As published in Scotsman Guide's Commercial Edition, April 2010.
In recent years, the standard practice for mortgage brokers closing commercial real estate loans was to negotiate, sign and file -- then move on to the next deal before the ink dried on the last. In today's market, though, the next deal may be a long time coming.
Don't be afraid to look back while you wait. As problems fromthe past creep into view, mortgage brokers can help lenders restructure troubled loans and get them back on track. Ultimately, it comes down to thorough, up-to-date and transparent information.
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This past Oct. 30, the Federal Deposit Insurance Corp. (FDIC) issued a policy statement on prudent commercial real estate loan workouts (see sidebar on next page). According to the FDIC statement, lenders should consider three key aspects for problem loans and loan-workout arrangements:
The borrower's repayment capacity
To understand these, the lender must have good information at its disposal about many issues on each loan and property. Mortgage brokers likely collected the needed information when originating the loan and may still possess it. In fact, because you often are a mortgage borrower's principal contact, you likely can help lenders and borrowers communicate current situations, understand market changes, and give direction as workouts and restructurings develop.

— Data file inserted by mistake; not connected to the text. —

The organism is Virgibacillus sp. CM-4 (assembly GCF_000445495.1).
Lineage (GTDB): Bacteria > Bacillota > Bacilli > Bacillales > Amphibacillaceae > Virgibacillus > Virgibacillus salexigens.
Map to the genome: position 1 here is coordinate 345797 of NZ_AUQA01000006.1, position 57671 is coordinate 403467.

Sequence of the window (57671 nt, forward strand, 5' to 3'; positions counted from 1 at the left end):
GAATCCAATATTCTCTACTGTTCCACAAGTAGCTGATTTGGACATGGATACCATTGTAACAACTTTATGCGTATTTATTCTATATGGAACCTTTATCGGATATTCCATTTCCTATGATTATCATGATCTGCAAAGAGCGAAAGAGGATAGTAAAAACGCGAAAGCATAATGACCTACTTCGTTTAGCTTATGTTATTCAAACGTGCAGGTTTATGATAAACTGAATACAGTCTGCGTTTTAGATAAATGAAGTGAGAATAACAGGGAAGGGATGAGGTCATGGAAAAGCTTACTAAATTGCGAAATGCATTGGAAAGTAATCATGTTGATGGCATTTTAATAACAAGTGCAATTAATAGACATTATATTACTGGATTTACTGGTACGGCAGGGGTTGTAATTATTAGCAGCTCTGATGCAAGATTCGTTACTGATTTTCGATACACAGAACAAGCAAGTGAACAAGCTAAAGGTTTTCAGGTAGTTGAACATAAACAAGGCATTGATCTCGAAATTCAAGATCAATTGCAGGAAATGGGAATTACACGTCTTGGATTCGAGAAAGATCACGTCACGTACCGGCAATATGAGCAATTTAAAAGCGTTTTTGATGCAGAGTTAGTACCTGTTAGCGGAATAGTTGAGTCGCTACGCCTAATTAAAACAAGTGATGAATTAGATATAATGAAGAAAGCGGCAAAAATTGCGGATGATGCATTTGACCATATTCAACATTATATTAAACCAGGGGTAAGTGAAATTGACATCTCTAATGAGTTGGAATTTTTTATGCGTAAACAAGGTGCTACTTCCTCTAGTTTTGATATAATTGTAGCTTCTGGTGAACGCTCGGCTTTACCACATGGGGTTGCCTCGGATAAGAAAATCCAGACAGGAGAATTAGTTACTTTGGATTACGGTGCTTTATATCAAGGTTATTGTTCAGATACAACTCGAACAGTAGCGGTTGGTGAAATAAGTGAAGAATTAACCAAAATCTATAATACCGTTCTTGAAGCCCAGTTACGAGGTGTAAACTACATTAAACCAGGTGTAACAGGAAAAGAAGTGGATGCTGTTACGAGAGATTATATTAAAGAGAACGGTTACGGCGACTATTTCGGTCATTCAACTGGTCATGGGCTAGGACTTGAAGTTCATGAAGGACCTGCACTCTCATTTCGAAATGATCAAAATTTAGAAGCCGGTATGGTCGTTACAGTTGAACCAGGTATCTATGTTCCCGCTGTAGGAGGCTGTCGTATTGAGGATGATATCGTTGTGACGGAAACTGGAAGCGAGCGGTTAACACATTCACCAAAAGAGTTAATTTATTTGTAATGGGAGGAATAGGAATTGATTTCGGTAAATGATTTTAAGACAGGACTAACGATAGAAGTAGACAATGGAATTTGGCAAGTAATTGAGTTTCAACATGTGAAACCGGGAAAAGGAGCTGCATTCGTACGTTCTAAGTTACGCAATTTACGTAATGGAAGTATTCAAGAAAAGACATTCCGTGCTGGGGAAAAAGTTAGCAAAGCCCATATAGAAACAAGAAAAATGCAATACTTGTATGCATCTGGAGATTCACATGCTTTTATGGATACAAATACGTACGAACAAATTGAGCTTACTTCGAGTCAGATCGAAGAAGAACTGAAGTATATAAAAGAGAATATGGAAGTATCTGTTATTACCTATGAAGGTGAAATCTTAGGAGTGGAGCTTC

The FDIC states that loan-holders must consider the facts and circumstances tempered by good judgment to reach a decision on how to treat problem-loan assets. This involves monitoring the property and debt-payment status constantly and tracking efforts and outcomes regarding the debt restructuring. When there is more than one loan on a property, they must understand each segment of a property's debt and analyze it individually, in addition to the specific segment or segments each lender owns.
Brokers can help lenders and borrowers alike with the following steps.
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